Nascar Driver David Ragan to Educate Teens on Safe Driving

By: Lisa Ziegler

As a part of AAA Foundation's campaign to reduce vehicle accidents involving teen drivers ages 15 to 20, David Ragan, one of the youngest drivers in NASCAR is working in conjunction with AAA to educate teen drivers about the significance of safe driving as well as car maintenance inspection. During the 2007 NASCAR NEXTEL Cup Series last February, David Ragan, aged 21 finished the race obtaining the 5th spot.

David Ragan will travel in schools and other institutions across the United States to speak with youngsters and discuss the safety measures and maintenance check tips for their vehicles. Ragan will also share his safe driving techniques and demonstrate them. In fact, Ragan has already visited some high schools in Daytona Beach and in Las Vegas and performed some demo.

According to David Ragan, driver of the No. 6 AAA Ford Fusion in the 2007 NASCAR NEXTEL Cup Series: "I know the challenges young drivers face. There are a lot of temptations and distractions that can cause inexperienced drivers to loose focus. Managing the driving environment and anticipating what can happen on the road is as important for teen drivers as it is for professional race car drivers. Part of the process is being mentally prepared to drive, buckling up and thinking about the conditions under which you will be driving. It also has to do with not allowing your attention to wander from the road, anticipate turns, change lanes or know when to slow down or speed up. AAA has training materials that can help teens master these skills and become safer drivers at AAA.com."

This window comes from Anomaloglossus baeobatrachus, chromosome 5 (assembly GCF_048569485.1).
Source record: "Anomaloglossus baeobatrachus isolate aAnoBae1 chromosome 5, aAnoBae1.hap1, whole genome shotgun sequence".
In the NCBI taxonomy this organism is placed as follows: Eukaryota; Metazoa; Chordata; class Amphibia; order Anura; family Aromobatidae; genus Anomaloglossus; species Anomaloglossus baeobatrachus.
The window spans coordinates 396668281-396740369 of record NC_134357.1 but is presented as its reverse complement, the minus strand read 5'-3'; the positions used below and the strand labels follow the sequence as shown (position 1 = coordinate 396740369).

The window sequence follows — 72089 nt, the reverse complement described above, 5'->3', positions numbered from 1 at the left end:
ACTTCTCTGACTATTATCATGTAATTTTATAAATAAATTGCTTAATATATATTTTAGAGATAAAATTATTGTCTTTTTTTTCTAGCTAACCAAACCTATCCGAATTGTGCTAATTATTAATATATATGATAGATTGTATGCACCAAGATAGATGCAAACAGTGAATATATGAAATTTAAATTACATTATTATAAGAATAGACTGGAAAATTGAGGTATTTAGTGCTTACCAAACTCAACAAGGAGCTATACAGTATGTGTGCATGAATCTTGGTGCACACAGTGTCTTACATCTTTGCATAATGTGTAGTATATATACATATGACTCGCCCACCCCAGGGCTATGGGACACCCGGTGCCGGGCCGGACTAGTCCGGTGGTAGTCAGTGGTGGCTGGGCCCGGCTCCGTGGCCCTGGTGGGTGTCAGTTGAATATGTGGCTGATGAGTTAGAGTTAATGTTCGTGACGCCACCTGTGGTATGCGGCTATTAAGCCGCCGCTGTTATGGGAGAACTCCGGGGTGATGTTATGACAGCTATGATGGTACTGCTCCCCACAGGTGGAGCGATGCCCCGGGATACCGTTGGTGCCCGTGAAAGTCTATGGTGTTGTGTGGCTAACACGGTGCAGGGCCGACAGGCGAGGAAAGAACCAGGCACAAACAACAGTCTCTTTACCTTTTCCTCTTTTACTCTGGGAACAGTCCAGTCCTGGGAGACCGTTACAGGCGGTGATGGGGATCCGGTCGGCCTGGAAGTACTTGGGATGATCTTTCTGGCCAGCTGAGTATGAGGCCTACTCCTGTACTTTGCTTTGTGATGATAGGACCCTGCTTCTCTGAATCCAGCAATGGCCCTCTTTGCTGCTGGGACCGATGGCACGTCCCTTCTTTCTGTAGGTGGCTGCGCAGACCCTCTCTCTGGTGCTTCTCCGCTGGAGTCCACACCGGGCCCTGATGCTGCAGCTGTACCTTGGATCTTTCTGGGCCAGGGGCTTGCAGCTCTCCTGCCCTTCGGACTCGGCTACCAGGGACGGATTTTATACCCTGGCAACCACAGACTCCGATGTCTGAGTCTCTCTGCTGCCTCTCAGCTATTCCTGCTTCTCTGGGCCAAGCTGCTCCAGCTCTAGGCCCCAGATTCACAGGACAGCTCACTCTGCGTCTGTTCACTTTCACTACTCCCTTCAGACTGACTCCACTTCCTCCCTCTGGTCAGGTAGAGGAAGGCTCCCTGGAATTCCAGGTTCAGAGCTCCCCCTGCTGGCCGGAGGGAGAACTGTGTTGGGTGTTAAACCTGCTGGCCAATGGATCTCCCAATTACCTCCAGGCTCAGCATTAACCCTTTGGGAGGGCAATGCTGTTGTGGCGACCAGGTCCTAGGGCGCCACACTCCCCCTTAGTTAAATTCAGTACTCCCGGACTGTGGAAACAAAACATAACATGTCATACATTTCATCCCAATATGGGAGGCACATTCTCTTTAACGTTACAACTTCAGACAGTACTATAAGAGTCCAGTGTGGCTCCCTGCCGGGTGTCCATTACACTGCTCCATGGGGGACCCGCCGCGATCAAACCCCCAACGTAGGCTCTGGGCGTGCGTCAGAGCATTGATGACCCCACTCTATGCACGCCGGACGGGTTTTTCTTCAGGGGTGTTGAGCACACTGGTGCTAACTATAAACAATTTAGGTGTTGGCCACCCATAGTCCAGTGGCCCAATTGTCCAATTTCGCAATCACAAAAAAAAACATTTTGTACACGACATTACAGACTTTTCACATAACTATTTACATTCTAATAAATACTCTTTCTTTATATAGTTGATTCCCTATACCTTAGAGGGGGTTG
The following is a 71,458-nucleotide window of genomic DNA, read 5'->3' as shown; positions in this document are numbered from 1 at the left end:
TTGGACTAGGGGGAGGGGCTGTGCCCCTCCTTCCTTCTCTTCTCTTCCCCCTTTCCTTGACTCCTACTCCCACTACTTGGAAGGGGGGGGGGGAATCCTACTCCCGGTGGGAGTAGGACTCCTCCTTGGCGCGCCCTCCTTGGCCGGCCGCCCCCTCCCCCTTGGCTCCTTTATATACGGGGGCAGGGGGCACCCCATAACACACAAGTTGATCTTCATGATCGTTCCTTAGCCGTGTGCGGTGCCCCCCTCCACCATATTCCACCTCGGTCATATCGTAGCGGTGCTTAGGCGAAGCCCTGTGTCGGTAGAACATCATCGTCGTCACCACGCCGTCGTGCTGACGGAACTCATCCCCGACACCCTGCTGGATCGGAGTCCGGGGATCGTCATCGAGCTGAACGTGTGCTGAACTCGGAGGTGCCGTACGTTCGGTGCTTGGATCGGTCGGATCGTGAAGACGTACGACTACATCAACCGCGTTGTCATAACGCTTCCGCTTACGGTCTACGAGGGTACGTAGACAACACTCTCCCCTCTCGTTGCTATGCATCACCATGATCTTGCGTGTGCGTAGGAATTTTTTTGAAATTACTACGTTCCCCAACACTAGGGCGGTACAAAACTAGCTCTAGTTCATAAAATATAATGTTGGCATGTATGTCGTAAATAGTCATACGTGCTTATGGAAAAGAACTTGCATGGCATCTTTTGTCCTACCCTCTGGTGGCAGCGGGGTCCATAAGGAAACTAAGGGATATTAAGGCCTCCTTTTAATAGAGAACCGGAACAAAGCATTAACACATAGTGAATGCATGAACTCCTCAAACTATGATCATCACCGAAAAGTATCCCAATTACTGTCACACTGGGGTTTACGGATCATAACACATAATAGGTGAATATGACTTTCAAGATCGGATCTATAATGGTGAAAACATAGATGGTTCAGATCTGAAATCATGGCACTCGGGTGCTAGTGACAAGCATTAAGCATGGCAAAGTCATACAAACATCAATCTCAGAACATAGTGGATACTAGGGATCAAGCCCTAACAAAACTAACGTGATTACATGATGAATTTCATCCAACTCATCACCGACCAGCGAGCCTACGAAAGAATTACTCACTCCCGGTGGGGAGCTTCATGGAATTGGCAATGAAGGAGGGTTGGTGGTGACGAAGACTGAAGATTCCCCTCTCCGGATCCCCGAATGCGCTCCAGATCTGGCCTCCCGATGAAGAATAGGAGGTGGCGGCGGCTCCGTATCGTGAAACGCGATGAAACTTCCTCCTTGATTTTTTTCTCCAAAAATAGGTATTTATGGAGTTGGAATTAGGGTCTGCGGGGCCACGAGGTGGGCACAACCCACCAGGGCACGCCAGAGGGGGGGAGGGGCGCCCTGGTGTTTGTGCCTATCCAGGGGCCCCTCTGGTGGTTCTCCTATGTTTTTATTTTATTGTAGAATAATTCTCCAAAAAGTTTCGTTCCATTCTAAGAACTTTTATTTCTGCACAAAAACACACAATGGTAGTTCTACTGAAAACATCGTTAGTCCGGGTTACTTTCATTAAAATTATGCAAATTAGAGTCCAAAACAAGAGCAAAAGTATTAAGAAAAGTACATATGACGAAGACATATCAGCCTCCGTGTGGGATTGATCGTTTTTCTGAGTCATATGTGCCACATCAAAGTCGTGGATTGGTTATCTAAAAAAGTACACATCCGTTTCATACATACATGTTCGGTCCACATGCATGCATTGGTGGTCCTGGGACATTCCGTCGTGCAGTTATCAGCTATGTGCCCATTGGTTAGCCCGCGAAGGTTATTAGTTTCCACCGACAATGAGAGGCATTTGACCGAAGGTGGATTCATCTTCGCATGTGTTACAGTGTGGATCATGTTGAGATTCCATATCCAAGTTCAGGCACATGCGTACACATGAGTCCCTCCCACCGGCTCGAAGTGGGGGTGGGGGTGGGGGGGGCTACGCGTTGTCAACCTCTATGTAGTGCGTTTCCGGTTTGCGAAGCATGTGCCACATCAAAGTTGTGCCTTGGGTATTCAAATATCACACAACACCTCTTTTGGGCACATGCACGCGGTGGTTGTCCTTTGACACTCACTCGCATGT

"In racing, we rely on trained professionals to prepare and maintain our vehicles. Teens also need to have their vehicles inspected and maintained by qualified technicians. Many young people start by driving older cars and trucks with a lot of miles on them. They need to have brakes, steering components and suspensions checked. Tires, lights, fluid lines and other items that can wear out need attention too. That's something AAA's Approved Auto Repair program can help them with. By driving for AAA and its 50 million members this year - and taking the opportunities they are providing to speak with teen drivers - I'm hoping I can shorten the learning curve and improve the margin of safety for people not much younger than myself." he continued.

Meanwhile, according to a research conducted by the National Highway Traffic Safety Administration (NHTSA), there are mote than 300,000 teens aged 15 to 20 are injured in car crashes every year and nearly 8,000 are involved in fatal crashes. NHTSA also said that more than 3,500 teens are killed in these car crashes each year. Moreover, NHTSA also said that young drivers "are more likely to speed, run red lights, make illegal turns, and die in SUV rollover." Teen drivers should get the Jeep Patriot SUV with quality and Side Occupant Protection System to avoid injuries during rollover crashes.

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